This was all making more sense to Bill, who absorbed some of the information but was still a bit confused about what they could do to make his knee better. ‘But how am I going to get rid of the pain’, he asked the doctor.

The doctor put his hand on Bill’s shoulder and said, ‘First of all we have given you some medication to get rid of the pain, called NSAIDs. We will also get you to do some special movements and exercise and swimming, to keep the joints nice and mobile. We will also give you some other medications if we think it is necessary, which are known as DMARDs. These can be very good for getting rid of this problem, but they need a lot of watching to make sure they do not cause you any unwanted illnesses. Hopefully with all this, the problem will go away. If it doesn’t go away in the next 6 months then it may cause some longer-lasting damage to the joints in your body, which we do not want to happen, because we want you to go back to enjoying the climbing frame!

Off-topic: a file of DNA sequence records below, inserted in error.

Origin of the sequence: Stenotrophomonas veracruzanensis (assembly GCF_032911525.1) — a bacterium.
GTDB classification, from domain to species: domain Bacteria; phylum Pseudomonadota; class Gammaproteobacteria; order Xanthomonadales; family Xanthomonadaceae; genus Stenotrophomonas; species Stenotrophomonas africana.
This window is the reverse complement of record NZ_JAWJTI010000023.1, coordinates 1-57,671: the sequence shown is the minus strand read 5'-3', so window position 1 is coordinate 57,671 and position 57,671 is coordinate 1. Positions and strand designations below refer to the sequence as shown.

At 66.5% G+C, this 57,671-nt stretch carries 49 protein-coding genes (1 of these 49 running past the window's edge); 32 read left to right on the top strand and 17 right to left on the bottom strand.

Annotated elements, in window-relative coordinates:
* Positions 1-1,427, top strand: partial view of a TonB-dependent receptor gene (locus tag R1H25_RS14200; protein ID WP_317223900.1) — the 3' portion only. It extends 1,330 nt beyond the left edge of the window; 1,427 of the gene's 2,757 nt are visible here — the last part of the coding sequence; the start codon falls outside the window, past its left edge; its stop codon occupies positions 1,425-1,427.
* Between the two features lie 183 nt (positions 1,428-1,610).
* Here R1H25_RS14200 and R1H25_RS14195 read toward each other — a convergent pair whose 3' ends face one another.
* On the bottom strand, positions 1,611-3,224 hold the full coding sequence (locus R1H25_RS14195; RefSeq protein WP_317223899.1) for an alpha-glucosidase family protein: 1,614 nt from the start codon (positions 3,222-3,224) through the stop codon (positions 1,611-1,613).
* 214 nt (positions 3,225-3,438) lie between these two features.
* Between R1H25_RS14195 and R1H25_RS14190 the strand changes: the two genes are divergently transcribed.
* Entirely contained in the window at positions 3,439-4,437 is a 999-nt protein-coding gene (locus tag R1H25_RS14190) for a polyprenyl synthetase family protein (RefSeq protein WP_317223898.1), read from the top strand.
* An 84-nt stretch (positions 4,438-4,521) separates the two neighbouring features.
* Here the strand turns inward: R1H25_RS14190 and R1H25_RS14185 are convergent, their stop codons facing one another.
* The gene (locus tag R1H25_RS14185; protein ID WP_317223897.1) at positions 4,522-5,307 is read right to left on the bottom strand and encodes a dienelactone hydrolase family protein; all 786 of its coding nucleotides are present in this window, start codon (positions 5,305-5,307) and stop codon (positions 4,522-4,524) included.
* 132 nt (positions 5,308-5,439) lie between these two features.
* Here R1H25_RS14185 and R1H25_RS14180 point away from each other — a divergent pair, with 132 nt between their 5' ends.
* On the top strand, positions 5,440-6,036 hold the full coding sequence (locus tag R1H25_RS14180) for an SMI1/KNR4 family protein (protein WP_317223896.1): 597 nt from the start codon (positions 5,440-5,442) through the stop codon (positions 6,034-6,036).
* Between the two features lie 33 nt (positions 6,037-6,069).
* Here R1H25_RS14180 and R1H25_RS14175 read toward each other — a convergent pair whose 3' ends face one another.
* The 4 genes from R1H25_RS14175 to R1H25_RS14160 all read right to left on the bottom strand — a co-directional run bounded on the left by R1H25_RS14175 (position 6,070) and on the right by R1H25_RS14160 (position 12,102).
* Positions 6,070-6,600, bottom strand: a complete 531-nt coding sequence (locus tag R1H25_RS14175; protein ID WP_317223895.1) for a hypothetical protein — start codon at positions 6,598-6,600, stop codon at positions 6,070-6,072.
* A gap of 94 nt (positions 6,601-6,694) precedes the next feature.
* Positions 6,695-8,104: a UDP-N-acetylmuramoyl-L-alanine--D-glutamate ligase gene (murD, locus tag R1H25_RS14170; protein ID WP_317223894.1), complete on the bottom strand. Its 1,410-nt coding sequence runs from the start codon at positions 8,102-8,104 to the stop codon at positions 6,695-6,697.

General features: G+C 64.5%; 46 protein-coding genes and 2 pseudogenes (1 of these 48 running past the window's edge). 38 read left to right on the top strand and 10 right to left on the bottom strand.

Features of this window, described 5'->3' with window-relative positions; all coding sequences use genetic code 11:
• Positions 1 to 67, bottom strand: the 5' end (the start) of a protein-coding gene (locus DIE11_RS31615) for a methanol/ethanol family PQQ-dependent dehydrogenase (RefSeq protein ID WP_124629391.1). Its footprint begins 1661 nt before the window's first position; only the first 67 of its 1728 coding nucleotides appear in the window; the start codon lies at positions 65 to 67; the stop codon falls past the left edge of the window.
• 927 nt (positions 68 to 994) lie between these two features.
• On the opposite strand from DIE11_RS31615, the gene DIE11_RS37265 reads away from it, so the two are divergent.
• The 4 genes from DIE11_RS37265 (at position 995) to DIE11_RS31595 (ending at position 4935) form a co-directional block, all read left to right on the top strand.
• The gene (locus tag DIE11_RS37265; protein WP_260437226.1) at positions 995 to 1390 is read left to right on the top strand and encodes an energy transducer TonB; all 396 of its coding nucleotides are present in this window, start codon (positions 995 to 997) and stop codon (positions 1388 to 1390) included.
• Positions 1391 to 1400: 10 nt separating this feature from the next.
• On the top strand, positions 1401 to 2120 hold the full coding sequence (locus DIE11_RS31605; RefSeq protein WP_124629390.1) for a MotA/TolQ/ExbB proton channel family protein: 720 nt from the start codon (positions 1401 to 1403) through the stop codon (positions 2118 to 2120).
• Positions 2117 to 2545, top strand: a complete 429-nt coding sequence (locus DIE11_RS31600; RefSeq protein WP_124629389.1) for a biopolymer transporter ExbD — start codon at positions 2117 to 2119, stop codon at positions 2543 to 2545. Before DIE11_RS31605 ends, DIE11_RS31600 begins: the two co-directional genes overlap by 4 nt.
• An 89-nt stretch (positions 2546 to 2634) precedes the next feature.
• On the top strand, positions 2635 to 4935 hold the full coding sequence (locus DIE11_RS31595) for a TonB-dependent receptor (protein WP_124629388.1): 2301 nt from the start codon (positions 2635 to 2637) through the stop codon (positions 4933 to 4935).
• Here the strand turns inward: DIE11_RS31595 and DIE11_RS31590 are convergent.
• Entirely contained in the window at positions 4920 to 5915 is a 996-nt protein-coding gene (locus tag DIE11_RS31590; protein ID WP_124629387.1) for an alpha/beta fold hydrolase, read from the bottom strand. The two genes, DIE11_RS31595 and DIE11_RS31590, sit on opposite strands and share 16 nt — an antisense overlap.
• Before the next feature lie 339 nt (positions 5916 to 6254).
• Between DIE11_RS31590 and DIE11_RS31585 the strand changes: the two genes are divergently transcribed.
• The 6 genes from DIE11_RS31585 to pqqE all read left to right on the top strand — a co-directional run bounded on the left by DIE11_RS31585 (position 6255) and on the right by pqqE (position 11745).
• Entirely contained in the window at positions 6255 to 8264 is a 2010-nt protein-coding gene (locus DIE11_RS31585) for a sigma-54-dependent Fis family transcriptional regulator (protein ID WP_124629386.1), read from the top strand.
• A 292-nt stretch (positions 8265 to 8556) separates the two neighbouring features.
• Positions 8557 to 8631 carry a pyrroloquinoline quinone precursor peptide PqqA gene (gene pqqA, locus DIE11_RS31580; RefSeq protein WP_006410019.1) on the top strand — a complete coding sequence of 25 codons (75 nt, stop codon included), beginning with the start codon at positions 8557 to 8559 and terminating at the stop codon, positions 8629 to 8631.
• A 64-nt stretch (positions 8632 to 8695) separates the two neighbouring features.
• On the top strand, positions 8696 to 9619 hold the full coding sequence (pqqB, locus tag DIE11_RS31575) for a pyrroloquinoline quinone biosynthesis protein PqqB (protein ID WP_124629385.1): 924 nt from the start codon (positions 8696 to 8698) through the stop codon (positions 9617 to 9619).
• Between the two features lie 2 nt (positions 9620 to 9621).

‘If it gets a lot worse or if there are other parts of your body that are painful, then you need to come back to see us as soon as possible. Also, if you get any feelings of being very hot or cold, or get a rash or lose weight or if you find you want to eat a lot less food than normal, then you need to come back to see us! This may be a sign of the problem being more serious. Other than that, you should make sure you eat good food, get to bed early to get a good amount of sleep, and that should all help.’

This all made a bit more sense to Bill, who went home from hospital the next day and was able to feel a bit better with his medication. He made sure he stuck to the doctors advice and with help from his mother, he felt a lot better over the next couple of months. The problem eventually went away and Bill was able to enjoy school and long summers playing again on the climbing frame in the park!

William Southall